Problematic Internet use (PIU) preferentially affects youth development, particularly youth with psychiatric conditions. Studies attempting to understand PIU and its impact on adolescent mental health have been limited by cross-sectional design and self-report data. Even with a small sample size, digital phenotyping (DP) methodology can address these limitations through repeated sampling and collection of survey and sensor data through personal smartphones. This study pilots a 6-week DP protocol in 28 youth in mental health treatment in order to assess relationships between PIU, mood symptoms, and daily behaviors like smartphone engagement and daily travel in this high-risk population. Our results found shared associations between depression and PIU, where symptom severity of both worsened in the setting of decreased smartphone engagement. These clinically relevant findings indicate that, rather than uniformly worsening mental health, increased digital engagement may actually provide short-term relief from negative affect in youth with psychiatric comorbidities.
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This study was supported by the DuPont Warren Fellowship and Livingston Award, awarded to Dr. M.G. by the Department of Psychiatry, Harvard Medical School.
Conflict of interest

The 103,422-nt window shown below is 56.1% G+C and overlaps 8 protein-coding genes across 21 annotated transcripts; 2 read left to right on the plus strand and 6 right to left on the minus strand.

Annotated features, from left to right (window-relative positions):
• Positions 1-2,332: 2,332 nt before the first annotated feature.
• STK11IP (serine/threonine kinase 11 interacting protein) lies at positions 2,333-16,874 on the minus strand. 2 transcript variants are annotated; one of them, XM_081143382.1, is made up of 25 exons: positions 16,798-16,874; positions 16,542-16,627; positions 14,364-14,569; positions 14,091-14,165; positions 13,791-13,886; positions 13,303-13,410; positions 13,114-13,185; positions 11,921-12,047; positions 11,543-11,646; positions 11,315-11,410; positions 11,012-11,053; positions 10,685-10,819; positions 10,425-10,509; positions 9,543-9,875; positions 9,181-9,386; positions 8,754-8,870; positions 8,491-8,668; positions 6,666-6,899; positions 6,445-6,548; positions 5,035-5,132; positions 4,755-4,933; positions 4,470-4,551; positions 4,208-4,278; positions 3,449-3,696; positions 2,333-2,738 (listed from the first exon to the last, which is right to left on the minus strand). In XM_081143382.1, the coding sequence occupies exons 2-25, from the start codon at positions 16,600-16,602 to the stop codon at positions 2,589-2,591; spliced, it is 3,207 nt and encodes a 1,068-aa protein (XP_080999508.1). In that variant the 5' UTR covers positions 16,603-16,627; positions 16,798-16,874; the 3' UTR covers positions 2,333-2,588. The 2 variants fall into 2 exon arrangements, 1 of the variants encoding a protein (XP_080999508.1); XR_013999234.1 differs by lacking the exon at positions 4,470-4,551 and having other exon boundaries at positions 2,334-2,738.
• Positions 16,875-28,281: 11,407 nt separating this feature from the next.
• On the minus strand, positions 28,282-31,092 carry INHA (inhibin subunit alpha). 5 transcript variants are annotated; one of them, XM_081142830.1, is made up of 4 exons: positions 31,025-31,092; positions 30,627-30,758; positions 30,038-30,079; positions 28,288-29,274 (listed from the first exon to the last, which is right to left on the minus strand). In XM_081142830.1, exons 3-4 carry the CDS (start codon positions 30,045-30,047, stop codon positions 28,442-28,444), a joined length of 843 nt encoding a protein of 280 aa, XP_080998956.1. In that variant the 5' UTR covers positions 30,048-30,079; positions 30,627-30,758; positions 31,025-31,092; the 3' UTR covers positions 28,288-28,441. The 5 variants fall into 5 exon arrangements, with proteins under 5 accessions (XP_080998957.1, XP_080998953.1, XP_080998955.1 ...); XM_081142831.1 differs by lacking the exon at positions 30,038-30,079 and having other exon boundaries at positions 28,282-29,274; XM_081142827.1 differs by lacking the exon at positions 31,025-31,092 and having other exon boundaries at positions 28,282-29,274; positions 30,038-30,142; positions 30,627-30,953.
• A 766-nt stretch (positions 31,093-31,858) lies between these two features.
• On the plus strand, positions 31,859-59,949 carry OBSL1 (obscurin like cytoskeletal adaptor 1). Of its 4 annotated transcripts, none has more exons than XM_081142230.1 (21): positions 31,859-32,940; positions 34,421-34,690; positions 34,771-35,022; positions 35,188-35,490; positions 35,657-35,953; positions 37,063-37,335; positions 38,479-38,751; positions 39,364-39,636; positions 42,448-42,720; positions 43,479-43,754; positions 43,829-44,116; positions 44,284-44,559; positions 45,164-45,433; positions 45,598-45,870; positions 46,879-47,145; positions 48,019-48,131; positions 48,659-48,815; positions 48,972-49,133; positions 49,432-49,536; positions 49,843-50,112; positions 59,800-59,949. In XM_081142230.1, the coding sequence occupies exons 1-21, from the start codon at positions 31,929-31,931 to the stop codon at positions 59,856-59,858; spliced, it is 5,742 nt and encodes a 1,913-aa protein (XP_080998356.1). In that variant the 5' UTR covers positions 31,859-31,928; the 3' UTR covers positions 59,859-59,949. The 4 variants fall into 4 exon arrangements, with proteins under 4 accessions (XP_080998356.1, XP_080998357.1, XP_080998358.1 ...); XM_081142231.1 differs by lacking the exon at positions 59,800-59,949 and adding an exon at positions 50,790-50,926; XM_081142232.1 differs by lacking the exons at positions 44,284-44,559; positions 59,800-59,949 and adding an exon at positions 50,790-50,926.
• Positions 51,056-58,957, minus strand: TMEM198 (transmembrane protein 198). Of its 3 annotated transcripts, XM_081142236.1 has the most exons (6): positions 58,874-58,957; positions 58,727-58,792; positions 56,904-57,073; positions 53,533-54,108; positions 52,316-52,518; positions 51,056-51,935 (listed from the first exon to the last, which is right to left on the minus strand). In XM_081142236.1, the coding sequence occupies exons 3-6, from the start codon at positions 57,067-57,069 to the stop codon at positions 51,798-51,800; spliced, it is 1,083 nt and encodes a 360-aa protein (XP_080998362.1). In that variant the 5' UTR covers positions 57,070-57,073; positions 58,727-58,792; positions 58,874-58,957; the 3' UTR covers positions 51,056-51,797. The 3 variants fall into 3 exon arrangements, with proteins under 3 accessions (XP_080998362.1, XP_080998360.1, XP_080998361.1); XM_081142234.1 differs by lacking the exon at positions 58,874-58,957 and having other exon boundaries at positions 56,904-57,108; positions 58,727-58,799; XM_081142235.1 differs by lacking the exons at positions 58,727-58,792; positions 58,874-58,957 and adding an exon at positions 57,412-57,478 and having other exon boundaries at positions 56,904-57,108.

Dr. John Torous receives research support from Otsuka Pharmaceuticals for work unrelated to this manuscript. Drs. Gansner and Carson and Ms. Nisenson and Ms. Lin have no competing financial interests or other conflicts of interest to disclose.
Consent to Participate and Publish
Written informed consent was obtained for all participants over 18 years of age. For participants under 18 years of age, parental consent and adolescent assent was obtained.
This study was conducted in compliance with the ethical standards as outlined in the latest version of the Declaration of Helsinki. This study was approved by the Cambridge Health Alliance Institutional Review Board on 12/24/2021 for continuing review.
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Gansner, M., Nisenson, M., Lin, V. et al. Piloting Smartphone Digital Phenotyping to Understand Problematic Internet Use in an Adolescent and Young Adult Sample. Child Psychiatry Hum Dev 54, 997–1004 (2023). https://doi.org/10.1007/s10578-022-01313-y